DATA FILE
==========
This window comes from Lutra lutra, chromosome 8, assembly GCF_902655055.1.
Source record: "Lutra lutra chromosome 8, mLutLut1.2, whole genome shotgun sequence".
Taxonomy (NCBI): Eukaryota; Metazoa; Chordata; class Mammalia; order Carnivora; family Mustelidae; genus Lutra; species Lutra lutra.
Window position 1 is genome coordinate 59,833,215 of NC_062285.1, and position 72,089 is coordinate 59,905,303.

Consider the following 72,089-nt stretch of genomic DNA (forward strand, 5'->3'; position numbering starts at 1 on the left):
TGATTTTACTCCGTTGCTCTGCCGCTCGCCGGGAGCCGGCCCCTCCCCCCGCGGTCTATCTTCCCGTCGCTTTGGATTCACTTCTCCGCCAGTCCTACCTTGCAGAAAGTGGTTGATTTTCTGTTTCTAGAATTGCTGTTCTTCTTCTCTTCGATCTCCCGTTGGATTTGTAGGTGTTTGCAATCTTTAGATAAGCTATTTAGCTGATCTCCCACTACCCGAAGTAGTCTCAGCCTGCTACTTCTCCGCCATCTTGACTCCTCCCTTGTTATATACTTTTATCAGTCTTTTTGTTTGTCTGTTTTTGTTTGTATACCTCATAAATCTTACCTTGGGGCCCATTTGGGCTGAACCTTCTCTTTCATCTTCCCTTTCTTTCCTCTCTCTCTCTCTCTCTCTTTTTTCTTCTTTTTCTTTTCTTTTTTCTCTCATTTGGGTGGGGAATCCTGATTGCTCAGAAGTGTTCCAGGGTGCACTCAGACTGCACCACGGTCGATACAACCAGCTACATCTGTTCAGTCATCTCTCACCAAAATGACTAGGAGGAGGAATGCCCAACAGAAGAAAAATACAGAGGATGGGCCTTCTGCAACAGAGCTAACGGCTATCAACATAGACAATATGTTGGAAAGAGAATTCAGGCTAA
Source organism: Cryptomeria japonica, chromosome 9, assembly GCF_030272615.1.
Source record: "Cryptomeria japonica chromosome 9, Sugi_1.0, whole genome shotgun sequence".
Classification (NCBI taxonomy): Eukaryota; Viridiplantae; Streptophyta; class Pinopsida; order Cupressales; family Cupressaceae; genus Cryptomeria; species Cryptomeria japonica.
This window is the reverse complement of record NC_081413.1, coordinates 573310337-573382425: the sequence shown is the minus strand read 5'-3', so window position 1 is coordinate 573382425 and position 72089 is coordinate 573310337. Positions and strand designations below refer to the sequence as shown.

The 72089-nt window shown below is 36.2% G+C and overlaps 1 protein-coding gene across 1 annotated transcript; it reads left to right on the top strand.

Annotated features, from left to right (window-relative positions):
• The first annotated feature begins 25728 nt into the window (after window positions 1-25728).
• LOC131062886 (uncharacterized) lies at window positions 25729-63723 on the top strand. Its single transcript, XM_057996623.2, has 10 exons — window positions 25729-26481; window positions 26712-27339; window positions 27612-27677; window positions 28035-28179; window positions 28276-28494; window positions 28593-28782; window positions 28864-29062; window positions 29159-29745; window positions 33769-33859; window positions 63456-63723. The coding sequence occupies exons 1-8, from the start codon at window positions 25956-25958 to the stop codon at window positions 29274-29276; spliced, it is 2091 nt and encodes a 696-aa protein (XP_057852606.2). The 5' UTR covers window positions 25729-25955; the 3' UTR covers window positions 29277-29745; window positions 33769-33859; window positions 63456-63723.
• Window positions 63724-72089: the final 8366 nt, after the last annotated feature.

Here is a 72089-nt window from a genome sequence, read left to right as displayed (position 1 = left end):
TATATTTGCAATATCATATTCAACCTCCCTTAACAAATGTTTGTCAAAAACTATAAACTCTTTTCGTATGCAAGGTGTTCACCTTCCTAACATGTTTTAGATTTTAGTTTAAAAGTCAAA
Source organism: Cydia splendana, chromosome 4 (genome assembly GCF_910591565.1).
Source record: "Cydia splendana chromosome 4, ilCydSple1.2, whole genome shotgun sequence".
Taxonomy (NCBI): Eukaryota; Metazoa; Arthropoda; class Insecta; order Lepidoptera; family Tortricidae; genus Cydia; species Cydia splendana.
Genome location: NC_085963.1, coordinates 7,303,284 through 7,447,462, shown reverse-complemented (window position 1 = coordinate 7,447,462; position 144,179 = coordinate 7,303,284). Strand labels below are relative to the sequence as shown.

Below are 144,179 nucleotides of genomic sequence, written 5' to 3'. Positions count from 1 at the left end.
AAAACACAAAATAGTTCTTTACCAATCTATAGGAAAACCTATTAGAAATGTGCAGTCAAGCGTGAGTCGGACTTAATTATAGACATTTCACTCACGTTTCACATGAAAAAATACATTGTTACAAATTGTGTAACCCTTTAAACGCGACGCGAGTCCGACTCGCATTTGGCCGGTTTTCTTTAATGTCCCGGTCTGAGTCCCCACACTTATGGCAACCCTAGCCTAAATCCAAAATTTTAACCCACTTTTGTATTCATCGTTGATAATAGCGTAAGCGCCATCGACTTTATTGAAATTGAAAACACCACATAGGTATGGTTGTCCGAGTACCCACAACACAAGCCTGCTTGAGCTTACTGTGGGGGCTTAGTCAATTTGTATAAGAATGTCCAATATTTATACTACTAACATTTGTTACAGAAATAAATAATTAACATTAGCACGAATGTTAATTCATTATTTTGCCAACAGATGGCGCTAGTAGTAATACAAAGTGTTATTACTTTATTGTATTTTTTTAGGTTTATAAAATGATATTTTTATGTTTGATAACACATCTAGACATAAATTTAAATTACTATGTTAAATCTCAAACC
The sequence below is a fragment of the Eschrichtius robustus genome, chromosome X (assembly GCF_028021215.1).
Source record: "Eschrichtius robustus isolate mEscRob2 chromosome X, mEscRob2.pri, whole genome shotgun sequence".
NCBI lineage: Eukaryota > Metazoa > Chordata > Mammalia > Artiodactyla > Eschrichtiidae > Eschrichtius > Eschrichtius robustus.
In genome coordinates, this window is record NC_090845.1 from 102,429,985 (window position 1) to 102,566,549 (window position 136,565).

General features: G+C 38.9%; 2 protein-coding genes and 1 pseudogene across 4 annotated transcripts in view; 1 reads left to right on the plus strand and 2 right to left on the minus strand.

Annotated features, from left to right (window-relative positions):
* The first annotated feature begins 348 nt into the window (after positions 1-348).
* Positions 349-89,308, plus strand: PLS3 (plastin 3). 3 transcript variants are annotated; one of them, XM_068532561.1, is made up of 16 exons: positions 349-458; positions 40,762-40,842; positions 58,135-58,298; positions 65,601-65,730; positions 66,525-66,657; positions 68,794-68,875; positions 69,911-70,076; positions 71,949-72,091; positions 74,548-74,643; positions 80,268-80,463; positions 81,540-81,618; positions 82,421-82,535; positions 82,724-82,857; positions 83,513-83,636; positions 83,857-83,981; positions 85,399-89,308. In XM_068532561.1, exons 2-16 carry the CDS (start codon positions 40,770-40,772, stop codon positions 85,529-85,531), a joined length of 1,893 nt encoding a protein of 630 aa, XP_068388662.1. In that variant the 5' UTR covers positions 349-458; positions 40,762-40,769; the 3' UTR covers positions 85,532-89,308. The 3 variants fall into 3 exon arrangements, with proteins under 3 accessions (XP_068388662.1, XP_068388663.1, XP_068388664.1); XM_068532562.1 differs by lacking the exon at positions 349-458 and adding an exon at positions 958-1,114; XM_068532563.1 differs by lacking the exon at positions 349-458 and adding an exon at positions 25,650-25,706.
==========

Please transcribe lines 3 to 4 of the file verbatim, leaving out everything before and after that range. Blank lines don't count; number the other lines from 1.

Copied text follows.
Taxonomy (NCBI): Eukaryota; Metazoa; Chordata; class Mammalia; order Carnivora; family Mustelidae; genus Lutra; species Lutra lutra.
Window position 1 is genome coordinate 59,833,215 of NC_062285.1, and position 72,089 is coordinate 59,905,303.